First Presbyterian Church
First Presbyterian Church was built in 1892 and is historically significant as the oldest extant church in Paris and for its architecture. Designed in the Richardsonian Romanesque style, the most prominent feature of the church is its tall, four-story tower with round-head vents and bracketed cornice. Other interesting features include arched stained glass windows, a gabled entry porch, and a small cupola on the roof.
Backstory and Context
Rev. John Anderson established the congregation in 1861 and it was originally called Old Presbyterian Church. Members first worshipped in the Odd Fellows seminary and a store building before building their first church in 1874. The architecture firm L.B. Volk and Son designed it and it was built with stone and red brick. The stained glass windows were crafted in Belgium and the church layout is in a cruciform shape. Inside, the ceiling is vaulted and the pews, pulpit, organ, and communion table are original. The church was listed on the National Register of Historic Places in 1968 primarily for its architecture.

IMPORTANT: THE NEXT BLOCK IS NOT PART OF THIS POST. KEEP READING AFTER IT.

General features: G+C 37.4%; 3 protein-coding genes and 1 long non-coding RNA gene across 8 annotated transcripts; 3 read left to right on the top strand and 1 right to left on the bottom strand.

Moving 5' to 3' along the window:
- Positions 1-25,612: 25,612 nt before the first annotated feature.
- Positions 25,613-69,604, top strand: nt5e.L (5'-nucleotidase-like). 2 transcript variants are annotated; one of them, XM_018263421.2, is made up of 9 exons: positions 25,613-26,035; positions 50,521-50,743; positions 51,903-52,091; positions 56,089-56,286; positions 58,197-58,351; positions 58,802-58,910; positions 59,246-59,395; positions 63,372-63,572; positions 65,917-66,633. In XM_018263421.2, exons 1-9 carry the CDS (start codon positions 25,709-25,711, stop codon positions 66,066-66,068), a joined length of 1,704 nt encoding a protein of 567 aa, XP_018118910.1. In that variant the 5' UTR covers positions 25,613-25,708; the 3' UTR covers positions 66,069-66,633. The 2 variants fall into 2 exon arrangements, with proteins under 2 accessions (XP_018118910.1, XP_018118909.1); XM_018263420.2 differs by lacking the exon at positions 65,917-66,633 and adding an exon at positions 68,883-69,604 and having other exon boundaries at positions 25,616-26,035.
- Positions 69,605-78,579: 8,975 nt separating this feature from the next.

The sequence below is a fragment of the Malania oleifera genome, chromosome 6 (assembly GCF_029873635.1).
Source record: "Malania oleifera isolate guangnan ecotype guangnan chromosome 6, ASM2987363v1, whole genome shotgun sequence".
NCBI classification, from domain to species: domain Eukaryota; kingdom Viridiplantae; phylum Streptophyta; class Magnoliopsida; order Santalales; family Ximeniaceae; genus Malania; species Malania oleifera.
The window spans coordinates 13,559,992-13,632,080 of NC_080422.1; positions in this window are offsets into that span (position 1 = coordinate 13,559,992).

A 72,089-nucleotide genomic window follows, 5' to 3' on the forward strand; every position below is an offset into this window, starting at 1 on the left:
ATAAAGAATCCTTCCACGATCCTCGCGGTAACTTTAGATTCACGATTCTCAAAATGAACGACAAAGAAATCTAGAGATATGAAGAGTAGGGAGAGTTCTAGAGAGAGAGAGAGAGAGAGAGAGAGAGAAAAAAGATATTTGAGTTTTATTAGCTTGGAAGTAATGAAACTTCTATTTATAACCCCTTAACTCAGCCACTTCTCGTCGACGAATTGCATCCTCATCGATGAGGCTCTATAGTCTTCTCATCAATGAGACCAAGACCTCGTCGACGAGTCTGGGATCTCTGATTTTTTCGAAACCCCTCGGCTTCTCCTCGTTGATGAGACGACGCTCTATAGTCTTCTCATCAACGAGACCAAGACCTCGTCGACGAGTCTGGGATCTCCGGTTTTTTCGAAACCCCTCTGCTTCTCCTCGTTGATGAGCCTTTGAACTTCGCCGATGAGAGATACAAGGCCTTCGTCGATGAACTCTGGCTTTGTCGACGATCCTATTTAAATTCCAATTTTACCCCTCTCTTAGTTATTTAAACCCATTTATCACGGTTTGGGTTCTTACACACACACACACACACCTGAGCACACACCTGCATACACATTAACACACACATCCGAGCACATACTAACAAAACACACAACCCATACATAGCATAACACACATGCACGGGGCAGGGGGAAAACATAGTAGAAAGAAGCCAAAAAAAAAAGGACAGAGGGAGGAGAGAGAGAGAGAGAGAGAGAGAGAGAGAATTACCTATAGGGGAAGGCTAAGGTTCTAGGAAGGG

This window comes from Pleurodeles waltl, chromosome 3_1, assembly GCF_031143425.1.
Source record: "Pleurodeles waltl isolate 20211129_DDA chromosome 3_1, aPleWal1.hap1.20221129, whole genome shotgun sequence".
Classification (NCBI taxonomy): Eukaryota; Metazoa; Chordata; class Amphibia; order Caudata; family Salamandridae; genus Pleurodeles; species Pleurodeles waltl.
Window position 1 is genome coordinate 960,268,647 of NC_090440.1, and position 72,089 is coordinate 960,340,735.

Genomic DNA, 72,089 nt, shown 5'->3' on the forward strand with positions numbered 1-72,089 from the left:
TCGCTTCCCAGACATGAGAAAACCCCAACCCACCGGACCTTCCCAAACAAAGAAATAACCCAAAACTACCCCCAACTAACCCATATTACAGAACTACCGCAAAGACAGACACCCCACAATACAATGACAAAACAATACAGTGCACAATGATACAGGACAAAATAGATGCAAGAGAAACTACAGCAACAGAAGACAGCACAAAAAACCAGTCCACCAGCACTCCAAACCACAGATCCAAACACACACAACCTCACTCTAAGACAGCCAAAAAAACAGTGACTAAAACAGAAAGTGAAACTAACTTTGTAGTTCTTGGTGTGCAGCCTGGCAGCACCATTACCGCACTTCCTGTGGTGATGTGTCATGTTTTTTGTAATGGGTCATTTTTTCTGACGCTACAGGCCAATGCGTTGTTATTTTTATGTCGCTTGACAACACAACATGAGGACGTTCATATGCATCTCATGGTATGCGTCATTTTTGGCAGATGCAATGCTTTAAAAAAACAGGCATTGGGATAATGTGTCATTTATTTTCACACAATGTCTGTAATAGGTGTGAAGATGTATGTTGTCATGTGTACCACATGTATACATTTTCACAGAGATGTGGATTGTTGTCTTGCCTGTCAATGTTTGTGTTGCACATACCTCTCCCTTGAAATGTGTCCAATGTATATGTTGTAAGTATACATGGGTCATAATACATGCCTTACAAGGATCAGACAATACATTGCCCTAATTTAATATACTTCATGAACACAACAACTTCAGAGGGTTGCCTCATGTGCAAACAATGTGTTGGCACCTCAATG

"First Presbyterian Church." National Park Service - National Register of Historic Places Nomination Form. October 26, 1988. https://catalog.archives.gov/OpaAPI/media/40969819/content/electronic-records/rg-079/NPS_TX/88001913.pdf.
"First Presbyterian Church." The Historical Marker Database. Accessed October 19, 2020. https://www.hmdb.org/m.asp?m=128282.
Wikimedia Commons: https://commons.wikimedia.org/wiki/File:First_Presbyterian_Church_Paris.jpg.